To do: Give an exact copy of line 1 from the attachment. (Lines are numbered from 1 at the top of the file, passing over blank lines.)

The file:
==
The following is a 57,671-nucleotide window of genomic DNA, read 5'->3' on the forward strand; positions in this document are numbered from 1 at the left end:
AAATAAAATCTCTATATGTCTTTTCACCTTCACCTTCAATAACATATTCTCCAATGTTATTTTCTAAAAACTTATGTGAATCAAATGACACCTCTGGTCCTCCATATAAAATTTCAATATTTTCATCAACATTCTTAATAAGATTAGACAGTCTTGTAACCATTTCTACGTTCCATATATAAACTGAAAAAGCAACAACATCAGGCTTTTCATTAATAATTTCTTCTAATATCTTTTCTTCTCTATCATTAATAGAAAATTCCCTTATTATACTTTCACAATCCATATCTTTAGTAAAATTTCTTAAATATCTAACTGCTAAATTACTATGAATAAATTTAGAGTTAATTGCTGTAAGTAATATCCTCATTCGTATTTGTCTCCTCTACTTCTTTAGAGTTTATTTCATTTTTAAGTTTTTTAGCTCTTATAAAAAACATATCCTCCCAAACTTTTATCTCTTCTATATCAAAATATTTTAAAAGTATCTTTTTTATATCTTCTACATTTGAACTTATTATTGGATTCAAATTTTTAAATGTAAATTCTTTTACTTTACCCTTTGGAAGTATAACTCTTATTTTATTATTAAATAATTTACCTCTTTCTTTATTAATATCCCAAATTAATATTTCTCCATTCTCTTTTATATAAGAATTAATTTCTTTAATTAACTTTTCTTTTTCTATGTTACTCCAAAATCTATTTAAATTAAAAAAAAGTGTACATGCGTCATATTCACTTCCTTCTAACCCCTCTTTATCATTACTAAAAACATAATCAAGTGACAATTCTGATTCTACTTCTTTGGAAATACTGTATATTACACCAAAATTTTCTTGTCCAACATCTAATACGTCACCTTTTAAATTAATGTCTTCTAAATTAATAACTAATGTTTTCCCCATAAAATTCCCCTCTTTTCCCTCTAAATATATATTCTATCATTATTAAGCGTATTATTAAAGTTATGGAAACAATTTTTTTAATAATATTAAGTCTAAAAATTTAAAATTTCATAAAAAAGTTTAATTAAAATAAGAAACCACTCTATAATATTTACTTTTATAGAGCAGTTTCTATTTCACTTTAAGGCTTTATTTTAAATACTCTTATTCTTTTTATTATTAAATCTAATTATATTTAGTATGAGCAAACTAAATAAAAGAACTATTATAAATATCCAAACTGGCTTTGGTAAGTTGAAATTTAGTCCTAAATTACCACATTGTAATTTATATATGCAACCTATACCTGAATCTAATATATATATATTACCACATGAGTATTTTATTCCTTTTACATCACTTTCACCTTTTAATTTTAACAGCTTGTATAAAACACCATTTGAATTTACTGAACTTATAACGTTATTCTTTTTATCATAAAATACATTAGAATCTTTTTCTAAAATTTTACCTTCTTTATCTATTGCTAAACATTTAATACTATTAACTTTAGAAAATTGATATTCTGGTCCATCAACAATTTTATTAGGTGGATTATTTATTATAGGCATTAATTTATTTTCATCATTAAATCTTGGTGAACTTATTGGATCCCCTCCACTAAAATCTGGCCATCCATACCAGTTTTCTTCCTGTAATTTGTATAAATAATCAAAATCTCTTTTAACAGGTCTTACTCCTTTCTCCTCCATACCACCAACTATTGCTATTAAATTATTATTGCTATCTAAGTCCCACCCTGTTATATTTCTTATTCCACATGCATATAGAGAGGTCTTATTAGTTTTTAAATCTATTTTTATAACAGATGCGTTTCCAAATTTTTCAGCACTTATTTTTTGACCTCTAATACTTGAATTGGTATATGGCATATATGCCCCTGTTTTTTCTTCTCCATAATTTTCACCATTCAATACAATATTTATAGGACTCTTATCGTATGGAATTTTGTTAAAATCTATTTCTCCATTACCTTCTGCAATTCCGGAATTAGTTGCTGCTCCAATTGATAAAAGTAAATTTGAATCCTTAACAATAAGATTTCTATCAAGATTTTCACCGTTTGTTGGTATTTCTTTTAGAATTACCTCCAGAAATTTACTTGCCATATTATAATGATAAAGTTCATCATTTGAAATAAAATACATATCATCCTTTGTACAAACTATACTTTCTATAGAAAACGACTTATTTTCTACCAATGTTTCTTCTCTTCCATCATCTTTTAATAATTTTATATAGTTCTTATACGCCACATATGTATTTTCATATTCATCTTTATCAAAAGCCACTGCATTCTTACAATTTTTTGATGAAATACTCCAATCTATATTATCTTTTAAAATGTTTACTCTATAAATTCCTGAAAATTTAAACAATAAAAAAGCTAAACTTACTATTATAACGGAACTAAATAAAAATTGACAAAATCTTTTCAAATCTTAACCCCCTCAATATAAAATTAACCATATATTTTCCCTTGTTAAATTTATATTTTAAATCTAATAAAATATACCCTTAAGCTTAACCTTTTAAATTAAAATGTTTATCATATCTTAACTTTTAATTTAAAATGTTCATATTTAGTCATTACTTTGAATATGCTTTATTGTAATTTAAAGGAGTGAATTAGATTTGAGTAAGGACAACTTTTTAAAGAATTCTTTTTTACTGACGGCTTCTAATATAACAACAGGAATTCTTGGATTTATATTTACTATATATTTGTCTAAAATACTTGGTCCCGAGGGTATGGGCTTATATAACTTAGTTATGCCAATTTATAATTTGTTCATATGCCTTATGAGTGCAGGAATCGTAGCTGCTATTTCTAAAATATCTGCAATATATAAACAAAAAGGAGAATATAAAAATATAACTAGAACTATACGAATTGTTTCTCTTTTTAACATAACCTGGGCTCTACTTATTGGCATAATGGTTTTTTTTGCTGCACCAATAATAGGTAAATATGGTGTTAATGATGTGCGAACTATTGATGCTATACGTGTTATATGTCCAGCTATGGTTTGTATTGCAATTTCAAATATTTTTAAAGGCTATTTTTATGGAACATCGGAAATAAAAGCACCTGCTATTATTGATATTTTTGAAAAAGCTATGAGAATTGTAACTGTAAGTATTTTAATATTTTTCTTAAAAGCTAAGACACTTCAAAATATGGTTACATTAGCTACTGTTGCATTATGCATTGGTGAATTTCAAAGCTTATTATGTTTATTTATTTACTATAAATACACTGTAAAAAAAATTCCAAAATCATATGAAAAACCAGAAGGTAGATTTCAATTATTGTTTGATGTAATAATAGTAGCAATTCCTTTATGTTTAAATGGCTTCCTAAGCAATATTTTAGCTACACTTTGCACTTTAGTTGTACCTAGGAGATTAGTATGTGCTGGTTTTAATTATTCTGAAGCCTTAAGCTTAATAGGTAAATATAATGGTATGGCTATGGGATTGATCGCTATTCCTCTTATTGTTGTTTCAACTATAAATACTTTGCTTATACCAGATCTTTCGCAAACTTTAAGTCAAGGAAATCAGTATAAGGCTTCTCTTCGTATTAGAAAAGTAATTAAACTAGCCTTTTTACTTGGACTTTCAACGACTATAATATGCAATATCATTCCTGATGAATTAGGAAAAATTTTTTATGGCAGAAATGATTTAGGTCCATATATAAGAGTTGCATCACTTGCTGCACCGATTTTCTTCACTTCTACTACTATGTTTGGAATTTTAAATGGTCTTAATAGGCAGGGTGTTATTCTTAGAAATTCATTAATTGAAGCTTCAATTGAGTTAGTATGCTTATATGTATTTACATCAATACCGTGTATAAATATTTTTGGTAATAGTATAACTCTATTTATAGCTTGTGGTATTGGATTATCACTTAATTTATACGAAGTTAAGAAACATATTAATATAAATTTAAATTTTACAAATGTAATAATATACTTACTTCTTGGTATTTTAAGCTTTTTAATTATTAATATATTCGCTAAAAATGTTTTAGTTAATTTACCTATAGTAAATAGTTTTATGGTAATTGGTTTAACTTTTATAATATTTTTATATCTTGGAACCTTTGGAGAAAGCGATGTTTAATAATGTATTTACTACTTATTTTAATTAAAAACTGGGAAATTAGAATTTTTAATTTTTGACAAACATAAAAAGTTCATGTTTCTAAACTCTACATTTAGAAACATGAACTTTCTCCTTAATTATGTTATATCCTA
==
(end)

The following is a 57,671-nucleotide window of genomic DNA, read 5'->3' on the forward strand; positions in this document are numbered from 1 at the left end: